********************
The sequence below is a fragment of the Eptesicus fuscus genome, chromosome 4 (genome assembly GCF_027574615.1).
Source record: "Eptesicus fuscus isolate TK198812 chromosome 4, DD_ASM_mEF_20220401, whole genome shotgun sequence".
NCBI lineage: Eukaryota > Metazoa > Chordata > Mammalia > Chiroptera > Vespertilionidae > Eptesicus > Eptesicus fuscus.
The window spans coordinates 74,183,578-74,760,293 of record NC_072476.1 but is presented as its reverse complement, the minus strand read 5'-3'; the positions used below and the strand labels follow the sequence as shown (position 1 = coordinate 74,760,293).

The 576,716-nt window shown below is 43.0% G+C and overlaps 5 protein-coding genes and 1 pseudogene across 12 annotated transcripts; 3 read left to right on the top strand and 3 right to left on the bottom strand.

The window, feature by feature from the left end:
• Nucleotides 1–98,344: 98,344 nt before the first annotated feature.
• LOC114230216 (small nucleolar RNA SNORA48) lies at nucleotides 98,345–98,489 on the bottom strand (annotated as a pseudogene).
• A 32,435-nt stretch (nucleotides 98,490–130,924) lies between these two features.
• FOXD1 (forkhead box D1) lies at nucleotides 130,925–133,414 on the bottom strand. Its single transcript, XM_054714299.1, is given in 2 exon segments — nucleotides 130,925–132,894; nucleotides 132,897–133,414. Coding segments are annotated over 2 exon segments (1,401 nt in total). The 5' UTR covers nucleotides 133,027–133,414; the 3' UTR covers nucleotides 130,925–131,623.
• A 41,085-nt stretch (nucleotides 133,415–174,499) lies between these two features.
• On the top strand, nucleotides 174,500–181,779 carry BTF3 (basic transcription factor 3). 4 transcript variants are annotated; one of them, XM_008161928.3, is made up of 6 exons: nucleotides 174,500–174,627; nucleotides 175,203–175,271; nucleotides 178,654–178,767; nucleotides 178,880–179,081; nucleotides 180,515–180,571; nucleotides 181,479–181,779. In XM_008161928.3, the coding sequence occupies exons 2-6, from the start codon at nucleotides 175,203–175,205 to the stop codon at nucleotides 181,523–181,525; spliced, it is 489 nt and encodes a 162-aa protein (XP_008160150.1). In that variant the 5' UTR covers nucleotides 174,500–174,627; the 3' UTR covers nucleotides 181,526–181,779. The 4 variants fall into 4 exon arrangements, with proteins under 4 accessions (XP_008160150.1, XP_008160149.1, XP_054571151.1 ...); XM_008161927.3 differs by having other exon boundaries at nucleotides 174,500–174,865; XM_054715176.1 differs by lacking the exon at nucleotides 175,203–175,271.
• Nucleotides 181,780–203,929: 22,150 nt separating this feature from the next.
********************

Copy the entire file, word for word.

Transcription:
The sequence below is a fragment of the Eptesicus fuscus genome, chromosome 4 (genome assembly GCF_027574615.1).
Source record: "Eptesicus fuscus isolate TK198812 chromosome 4, DD_ASM_mEF_20220401, whole genome shotgun sequence".
NCBI lineage: Eukaryota > Metazoa > Chordata > Mammalia > Chiroptera > Vespertilionidae > Eptesicus > Eptesicus fuscus.
The window spans coordinates 74,183,578-74,760,293 of record NC_072476.1 but is presented as its reverse complement, the minus strand read 5'-3'; the positions used below and the strand labels follow the sequence as shown (position 1 = coordinate 74,760,293).

The 576,716-nt window shown below is 43.0% G+C and overlaps 5 protein-coding genes and 1 pseudogene across 12 annotated transcripts; 3 read left to right on the top strand and 3 right to left on the bottom strand.

The window, feature by feature from the left end:
• Nucleotides 1–98,344: 98,344 nt before the first annotated feature.
• LOC114230216 (small nucleolar RNA SNORA48) lies at nucleotides 98,345–98,489 on the bottom strand (annotated as a pseudogene).
• A 32,435-nt stretch (nucleotides 98,490–130,924) lies between these two features.
• FOXD1 (forkhead box D1) lies at nucleotides 130,925–133,414 on the bottom strand. Its single transcript, XM_054714299.1, is given in 2 exon segments — nucleotides 130,925–132,894; nucleotides 132,897–133,414. Coding segments are annotated over 2 exon segments (1,401 nt in total). The 5' UTR covers nucleotides 133,027–133,414; the 3' UTR covers nucleotides 130,925–131,623.
• A 41,085-nt stretch (nucleotides 133,415–174,499) lies between these two features.
• On the top strand, nucleotides 174,500–181,779 carry BTF3 (basic transcription factor 3). 4 transcript variants are annotated; one of them, XM_008161928.3, is made up of 6 exons: nucleotides 174,500–174,627; nucleotides 175,203–175,271; nucleotides 178,654–178,767; nucleotides 178,880–179,081; nucleotides 180,515–180,571; nucleotides 181,479–181,779. In XM_008161928.3, the coding sequence occupies exons 2-6, from the start codon at nucleotides 175,203–175,205 to the stop codon at nucleotides 181,523–181,525; spliced, it is 489 nt and encodes a 162-aa protein (XP_008160150.1). In that variant the 5' UTR covers nucleotides 174,500–174,627; the 3' UTR covers nucleotides 181,526–181,779. The 4 variants fall into 4 exon arrangements, with proteins under 4 accessions (XP_008160150.1, XP_008160149.1, XP_054571151.1 ...); XM_008161927.3 differs by having other exon boundaries at nucleotides 174,500–174,865; XM_054715176.1 differs by lacking the exon at nucleotides 175,203–175,271.
• Nucleotides 181,780–203,929: 22,150 nt separating this feature from the next.